Getting advice on collaboration software

A few weeks back I asked my facebook friends and colleagues about collaboration software. I tagged about 40 people, asking for advice on web platforms for discussion and collaboration.


Hi people. I have a request for anyone who understands web platforms for discussion and collaboration.

I really need some advice on the best discussion and communication platforms for collaboration.

I am helping to organise a conference in Colombia with Wray Irwin Lonnie Rowell, Christine Edwards-Groves and many others called the “global assembly for knowledge democracy”. It is really picking up steam and it looks like there’s going to be between 300 to 600 participants.

The day that I’m helping to design is a social innovation process where people will develop project ideas that they will evaluate, some ideas will be committed to and pursued by participants.

Basically we need a platform that we can invite the participants to join before the conference, where they can begin to interact and get to know each other, and begin discussing the themes of the conference. The same platform will then be used after the conference for the participants to be able to collaborate on the projects they decide to pursue.

So we basically need a platform that is not too complicated, not too expensive and which can help a group of 300 to 600 people have a variety of conversations and also to collaborate on different projects.

I’m aware of slack and loomio but not much else beyond this.

If anyone has any knowledge of a platform that they would recommend I would really really really appreciate it!

Here is a link to the conference website for a bit more information.

Thanks in advance!



From that post I got a torrent of advice on various software platforms. I’ve listed them here as a public resource, for what it is worth.

More importantly than this list, however, was the very sobering advice I got from some of the Enspiral Crew, some of which is pasted in the end.

Having reviewed the lot, there are many pluses and minuses for everything. I still like loomio for its discussion and voting. Slack seems good but we’ll see.

But a surprise runner up was Collabsystem which was very very impressive.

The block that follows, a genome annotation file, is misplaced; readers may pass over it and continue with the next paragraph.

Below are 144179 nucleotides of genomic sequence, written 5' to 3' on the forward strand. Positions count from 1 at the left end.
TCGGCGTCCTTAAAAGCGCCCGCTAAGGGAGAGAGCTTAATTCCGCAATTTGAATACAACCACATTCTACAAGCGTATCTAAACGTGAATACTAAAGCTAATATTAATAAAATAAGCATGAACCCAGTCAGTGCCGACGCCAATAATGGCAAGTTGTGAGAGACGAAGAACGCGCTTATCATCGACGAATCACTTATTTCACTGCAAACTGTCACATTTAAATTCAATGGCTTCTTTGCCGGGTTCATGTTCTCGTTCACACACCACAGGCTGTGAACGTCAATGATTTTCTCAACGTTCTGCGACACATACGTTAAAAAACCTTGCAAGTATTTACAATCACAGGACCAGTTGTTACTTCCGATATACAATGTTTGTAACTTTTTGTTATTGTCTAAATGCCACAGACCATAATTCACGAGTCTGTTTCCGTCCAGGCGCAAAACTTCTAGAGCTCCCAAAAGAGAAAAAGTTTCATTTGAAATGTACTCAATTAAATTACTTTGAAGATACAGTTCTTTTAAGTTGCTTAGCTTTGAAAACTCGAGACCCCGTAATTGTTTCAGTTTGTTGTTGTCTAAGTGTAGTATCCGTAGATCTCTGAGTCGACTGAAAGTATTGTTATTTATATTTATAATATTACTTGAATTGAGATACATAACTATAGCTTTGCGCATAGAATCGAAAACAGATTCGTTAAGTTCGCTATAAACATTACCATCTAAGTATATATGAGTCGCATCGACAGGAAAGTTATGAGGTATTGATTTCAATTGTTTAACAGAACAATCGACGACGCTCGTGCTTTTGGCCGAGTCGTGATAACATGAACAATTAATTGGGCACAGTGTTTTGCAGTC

Thanks to everyone for supporting and your advice.




“Loomio is a place for your group to make decisions together.”

“Where work happens. Whatever work means for you, Slack brings all the pieces and people you need to get things done.”

“Polis is a new way to gather open ended feedback from large groups of people. It is well suited to gathering organic, authentic feedback while retaining minority opinions.”

“Commons In A Box (CBOX) is a free software project aimed at turning the infrastructure that successfully powers the CUNY Academic Commons into a free, distributable, easy-to-install package. Commons In A Box is a project of the City University of New York and the Graduate Center, CUNY and is made possible by a generous grant from the Alfred P. Sloan Foundation.”

“Mobilize is designed for networked companies to recruit, onboard, manage and mobilize their partners into action via communication experiences that are relevant, helpful and actionable. We’re on a mission to drive the transformation towards a healthy, networked economy, one mobilized network after another.”

Idea management software for smart organisations. Crowdicity is the easier way to harness the ideas and insights of your employees, partners, customers or anyone whose experience can help your organisation do things better.

“Discourse is a from-scratch reboot, an attempt to reimagine what a modern Internet discussion platform should be today, in a world of ubiquitous smartphones, tablets, Facebook, and Twitter.”

“The Remesh platform uses machine learning to understand and engage groups of people with real-time conversation. This is achieved by allowing a single moderator to converse with a group as if they were a single intelligence. Beyond inline conversation, the group’s opinion on every response is collected, analyzed, and presented in real time.”

“Digital collaboration transforms your company into a unified successful business force by connecting your people, information, digital tools, and company communications in one convenient place.”

“Feng Office is an integrated suite of software designed to help your organization run better. Stay connected to your customers, meet project deadlines, find information faster and grow your organization.”

“Socrative is your classroom app for fun, effective classroom engagement. No matter where or how you teach, Socrative allows you to instantly connect with students as learning happens.